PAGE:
Idomeni, Greece – If refugees encamped at Idomeni are hoping for the current European summit to resolve their plight, they are likely to be disappointed. The summit is focused on stopping new arrivals in Turkey, rather than in the relocation of those already in Europe.
Yet it is on this summit that many here are pinning their last hopes. “If they don’t open the border after the [summit] meeting I will return to Syria. I will pay smugglers to take me back,” says Mohammed Hasan, a 26-year-old business graduate from Aleppo.
A bomb demolished his house, killing his parents and two brothers, while he was minding the family clothing store. Two months ago, he paid smugglers $800 to get to Turkey, and another $900 to jump on a boat to Lesbos. He hopes to be reunited with one surviving brother in Germany.
In doing so he has skipped his army duty. “Now the army – they want me,” he says. “If they catch me maybe they [will] kill me – or give me a gun.”
Hasan has been in Idomeni, on the Greek border with former Yugoslav Macedonia, for 17 days, but that is enough to make him contemplate the dangers of returning.
“You see these people,” he says with a glance at hundreds of refugees in the tents surrounding Eidomeni train platform, which no longer functions as a passenger station. “Animals cannot live here. If you want [you can] stand for three or four hours in line to get a sandwich.”
Crestfallen at the tent city
Some refugees still arrive here. Three newly arrived Syrian mothers look crestfallen at the tent city around them. They tap messages into their mobile phones despondently.
An enterprising driver parks his bus on the main road through the muddy camp: “Bus to Athens”, reads a handwritten note in the window – though he says he has few takers at the moment.
Many are hoping against hope. “I think the [summit] won’t change the [situation with] the border but I hope it will because we have to go to Germany,” says Iman, an Arabic language teacher from Idlib in Syria. “We cannot go back to Syria – impossible.”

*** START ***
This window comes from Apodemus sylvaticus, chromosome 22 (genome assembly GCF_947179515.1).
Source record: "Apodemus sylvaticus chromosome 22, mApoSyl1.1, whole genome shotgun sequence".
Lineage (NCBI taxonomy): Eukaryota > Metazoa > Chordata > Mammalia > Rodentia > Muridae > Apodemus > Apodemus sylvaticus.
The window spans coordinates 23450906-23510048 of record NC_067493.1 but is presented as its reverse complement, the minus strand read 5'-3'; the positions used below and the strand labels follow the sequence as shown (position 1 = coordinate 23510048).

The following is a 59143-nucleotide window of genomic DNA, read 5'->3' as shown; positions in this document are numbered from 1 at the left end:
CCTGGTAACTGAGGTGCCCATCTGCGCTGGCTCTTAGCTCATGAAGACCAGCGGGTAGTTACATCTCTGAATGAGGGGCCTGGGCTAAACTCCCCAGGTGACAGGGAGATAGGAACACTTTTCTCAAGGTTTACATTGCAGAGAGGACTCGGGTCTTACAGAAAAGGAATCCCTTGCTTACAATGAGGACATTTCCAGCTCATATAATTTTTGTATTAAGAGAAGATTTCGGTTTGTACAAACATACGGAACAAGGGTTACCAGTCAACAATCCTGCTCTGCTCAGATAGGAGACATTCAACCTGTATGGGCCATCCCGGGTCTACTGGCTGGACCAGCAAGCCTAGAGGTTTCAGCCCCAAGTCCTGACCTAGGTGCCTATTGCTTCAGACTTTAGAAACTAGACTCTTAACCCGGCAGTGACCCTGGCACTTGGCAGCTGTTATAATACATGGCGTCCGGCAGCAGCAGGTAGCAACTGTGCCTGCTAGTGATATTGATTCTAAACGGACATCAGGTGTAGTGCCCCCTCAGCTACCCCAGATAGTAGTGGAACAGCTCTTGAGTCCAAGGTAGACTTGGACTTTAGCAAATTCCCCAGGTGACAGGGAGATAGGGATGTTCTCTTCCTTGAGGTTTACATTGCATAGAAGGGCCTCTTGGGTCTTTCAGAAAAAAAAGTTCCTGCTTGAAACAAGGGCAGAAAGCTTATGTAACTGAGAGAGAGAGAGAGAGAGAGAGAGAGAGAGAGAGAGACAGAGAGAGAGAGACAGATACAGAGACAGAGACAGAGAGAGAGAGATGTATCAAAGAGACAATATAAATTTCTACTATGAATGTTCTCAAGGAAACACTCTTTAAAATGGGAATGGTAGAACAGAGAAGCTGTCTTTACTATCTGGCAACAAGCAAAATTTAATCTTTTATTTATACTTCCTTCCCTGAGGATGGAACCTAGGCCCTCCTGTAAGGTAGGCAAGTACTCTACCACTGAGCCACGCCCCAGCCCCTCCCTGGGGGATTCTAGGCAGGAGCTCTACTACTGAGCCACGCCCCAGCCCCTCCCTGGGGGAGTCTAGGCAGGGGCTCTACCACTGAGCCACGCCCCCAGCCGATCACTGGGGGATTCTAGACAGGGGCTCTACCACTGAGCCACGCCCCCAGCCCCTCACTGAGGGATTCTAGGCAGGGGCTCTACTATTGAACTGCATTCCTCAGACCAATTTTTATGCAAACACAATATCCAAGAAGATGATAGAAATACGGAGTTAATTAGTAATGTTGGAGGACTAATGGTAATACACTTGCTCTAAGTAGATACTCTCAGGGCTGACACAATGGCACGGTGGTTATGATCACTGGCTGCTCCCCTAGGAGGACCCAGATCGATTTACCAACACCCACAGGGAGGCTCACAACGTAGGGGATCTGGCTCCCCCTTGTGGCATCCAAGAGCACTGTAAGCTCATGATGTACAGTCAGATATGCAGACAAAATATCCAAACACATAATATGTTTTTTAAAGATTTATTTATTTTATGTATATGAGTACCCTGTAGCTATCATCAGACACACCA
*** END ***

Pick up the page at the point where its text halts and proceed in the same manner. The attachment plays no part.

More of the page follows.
In front of her family tent, her husband and children tend a small fire made from logs handed out by charities.
The Idomeni camp stretches out for hundreds of yards along the railway track that crosses the border, and for hundreds of yards on either side. Authorities estimate that 12,000 people are here, but only a minority sleep in the large marquee tents the UN has set on dry concrete slab and filled with more than 100 bunk-beds each.
The vast majority sleeps in camping tents set directly on to muddy fields, or the coarse gravel of the railway tracks. Their mornings are spent queuing for healthcare or food handouts, and buying eggs, potato chips, rice, bread, tomatoes, cucumbers, oranges and bananas from the back of pick-up trucks run by Roma.
By afternoon, they light individual fires from foraged wood, old railway sleepers and rubbish, on which to cook their lunch or warm tinned milk.
Children are constantly coughing, and sickness runs high.
“We have many cases of respiratory disease, pneumonia, because the living conditions are not OK,” says Marie-Elizabeth Ingres from Doctors Without Borders. The Paris-based NGO has brought 140 doctors to Idomeni and the surrounding area.
Doctors of the World are here, too, and a German medical charity, Search and Rescue, plans to bring two fully staffed mobile clinics.
“Despite our efforts … it’s not the NGOs who can manage the situation. It’s too big,” says Ingres.
Volunteers step up
Just as NGOs supplement inadequate state aid, volunteers are supplementing the NGOs, but demand greatly outstrips supply. The clamour for clothes is such that volunteers distribute them at night.